## Chapter 4: Dimension Reduction

### Activity 10: Performing PCA and Market Basket Analysis on a New Dataset

Solution:

Before starting our main analysis, we will remove one variable that will not be relevant to us:

Boston<-Boston[,-12]

We will create dummy variables. We will end up with one original dataset, and one dummy variable dataset. We do that as follows:

Boston_original<-Boston

Next, we will create dummy variables for each of the measurements in the original dataset. You can find out the meaning of each of the variables in the dataset in the documentation of the MASS package, available at https://cran.r-project.org/web/packages/MASS/MASS.pdf.

Create dummy variables for whether a town has high or low crime per capita:

Boston$highcrim<-1*(Boston$indus>median(Boston$crim)) Boston$lowcrim<-1*(Boston$indus<=median(Boston$crim))

Create dummy variables for whether a town has a high or low proportion of land zoned for lots over 25,000 feet:

Boston$highzn<-1*(Boston$zn>median(Boston$zn)) Boston$lowzn<-1*(Boston$zn<=median(Boston$zn))

Create dummy variables for whether a town has a high or low proportion of non-retail business acres per town:

Boston$highindus<-1*(Boston$indus>median(Boston$indus)) Boston$lowindus<-1*(Boston$indus<=median(Boston$indus))

Create dummy variables for whether a town borders the Charles River:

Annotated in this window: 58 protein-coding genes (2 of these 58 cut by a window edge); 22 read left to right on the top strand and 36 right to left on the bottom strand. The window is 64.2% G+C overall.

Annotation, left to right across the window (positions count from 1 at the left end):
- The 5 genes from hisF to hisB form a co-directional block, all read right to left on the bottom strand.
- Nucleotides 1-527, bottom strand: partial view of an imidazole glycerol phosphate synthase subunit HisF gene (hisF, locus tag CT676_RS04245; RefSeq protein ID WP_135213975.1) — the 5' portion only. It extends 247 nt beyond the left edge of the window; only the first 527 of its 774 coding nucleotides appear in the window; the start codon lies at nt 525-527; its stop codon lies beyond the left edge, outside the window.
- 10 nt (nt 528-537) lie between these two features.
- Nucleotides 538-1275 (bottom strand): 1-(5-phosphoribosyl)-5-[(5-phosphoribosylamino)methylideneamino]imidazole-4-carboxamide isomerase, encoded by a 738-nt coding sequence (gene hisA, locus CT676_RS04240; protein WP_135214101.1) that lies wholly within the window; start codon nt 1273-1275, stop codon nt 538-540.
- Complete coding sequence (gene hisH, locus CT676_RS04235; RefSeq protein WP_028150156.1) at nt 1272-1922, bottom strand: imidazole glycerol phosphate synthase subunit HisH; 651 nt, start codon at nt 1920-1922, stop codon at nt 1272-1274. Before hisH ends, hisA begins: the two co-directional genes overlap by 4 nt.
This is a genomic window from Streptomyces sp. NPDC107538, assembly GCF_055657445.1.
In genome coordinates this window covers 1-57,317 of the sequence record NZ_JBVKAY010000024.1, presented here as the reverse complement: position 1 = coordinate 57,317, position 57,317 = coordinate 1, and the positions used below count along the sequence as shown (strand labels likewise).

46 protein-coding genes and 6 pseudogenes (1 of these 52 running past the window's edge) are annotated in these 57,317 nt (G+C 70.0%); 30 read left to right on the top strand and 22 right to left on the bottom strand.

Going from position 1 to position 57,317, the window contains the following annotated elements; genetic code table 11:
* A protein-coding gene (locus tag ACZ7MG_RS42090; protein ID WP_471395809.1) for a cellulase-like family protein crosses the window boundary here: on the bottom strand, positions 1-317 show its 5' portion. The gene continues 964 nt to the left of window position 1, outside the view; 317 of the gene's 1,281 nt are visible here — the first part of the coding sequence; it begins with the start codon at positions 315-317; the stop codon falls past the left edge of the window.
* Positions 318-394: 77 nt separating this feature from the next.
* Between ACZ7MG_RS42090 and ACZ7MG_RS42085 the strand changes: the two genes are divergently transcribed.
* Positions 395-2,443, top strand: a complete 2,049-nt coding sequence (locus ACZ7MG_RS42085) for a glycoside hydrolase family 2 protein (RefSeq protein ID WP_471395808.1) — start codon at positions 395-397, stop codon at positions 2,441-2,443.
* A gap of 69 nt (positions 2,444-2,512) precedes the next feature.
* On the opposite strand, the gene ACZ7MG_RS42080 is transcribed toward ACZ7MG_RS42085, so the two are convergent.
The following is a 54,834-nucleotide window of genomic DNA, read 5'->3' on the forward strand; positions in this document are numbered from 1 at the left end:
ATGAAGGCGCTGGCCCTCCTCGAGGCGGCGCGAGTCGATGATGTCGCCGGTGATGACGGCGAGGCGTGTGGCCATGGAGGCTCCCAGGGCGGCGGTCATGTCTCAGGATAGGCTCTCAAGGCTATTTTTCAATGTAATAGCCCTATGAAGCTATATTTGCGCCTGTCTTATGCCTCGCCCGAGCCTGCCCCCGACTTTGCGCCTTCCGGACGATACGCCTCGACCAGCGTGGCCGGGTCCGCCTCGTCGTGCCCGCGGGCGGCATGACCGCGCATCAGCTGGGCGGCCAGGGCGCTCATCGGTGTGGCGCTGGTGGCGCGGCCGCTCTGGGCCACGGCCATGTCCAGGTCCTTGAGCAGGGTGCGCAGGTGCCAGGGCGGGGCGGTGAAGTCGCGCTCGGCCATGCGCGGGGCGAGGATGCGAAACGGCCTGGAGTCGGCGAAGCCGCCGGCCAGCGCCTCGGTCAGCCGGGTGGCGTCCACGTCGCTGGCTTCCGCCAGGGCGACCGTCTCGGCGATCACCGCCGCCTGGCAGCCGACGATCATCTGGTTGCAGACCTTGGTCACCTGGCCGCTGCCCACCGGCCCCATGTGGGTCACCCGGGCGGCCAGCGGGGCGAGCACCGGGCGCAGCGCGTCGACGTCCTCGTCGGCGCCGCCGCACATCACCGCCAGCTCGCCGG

Boston$highchas<-(Boston$chas) Boston$lowchas<-(1-Boston$chas)

Create dummy variables for whether a town has a high or low nitrogen oxide concentration:

Boston$highnox<-1*(Boston$nox>median(Boston$nox)) Boston$lownox<-1*(Boston$nox<=median(Boston$nox))

Create dummy variables for whether a town has a high or low average number of rooms per dwelling:

Boston$highrm<-1*(Boston$rm>median(Boston$rm)) Boston$lowrm<-1*(Boston$rm<=median(Boston$rm))

Create dummy variables for whether a town has a high or low proportion of owner-occupied units built prior to 1940:

Boston$highage<-1*(Boston$age>median(Boston$age)) Boston$lowage<-1*(Boston$age<=median(Boston$age))

Create dummy variables for whether a town has a high or low average distance to five of Boston's employment centers:

Boston$highdis<-1*(Boston$dis>median(Boston$dis)) Boston$lowdis<-1*(Boston$dis<=median(Boston$dis))

Create dummy variables for whether a town has a high or low index of accessibility to radial highways:

Boston$highrad<-1*(Boston$rad>median(Boston$rad)) Boston$lowrad<-1*(Boston$rad<=median(Boston$rad))

Create dummy variables for whether a town has a high or low full-value property tax rate:

Boston$hightax<-1*(Boston$tax>median(Boston$tax)) Boston$lowtax<-1*(Boston$tax<=median(Boston$tax))

Create dummy variables for whether a town has a high or low pupil-teacher ratio:

Boston$highptratio<-1*(Boston$ptratio>median(Boston$ptratio)) Boston$lowptratio<-1*(Boston$ptratio<=median(Boston$ptratio))

Create dummy variables for whether a town has a high or low proportion of lower-status population:

Boston$highlstat<-1*(Boston$lstat>median(Boston$lstat)) Boston$lowlstat<-1*(Boston$lstat<=median(Boston$lstat))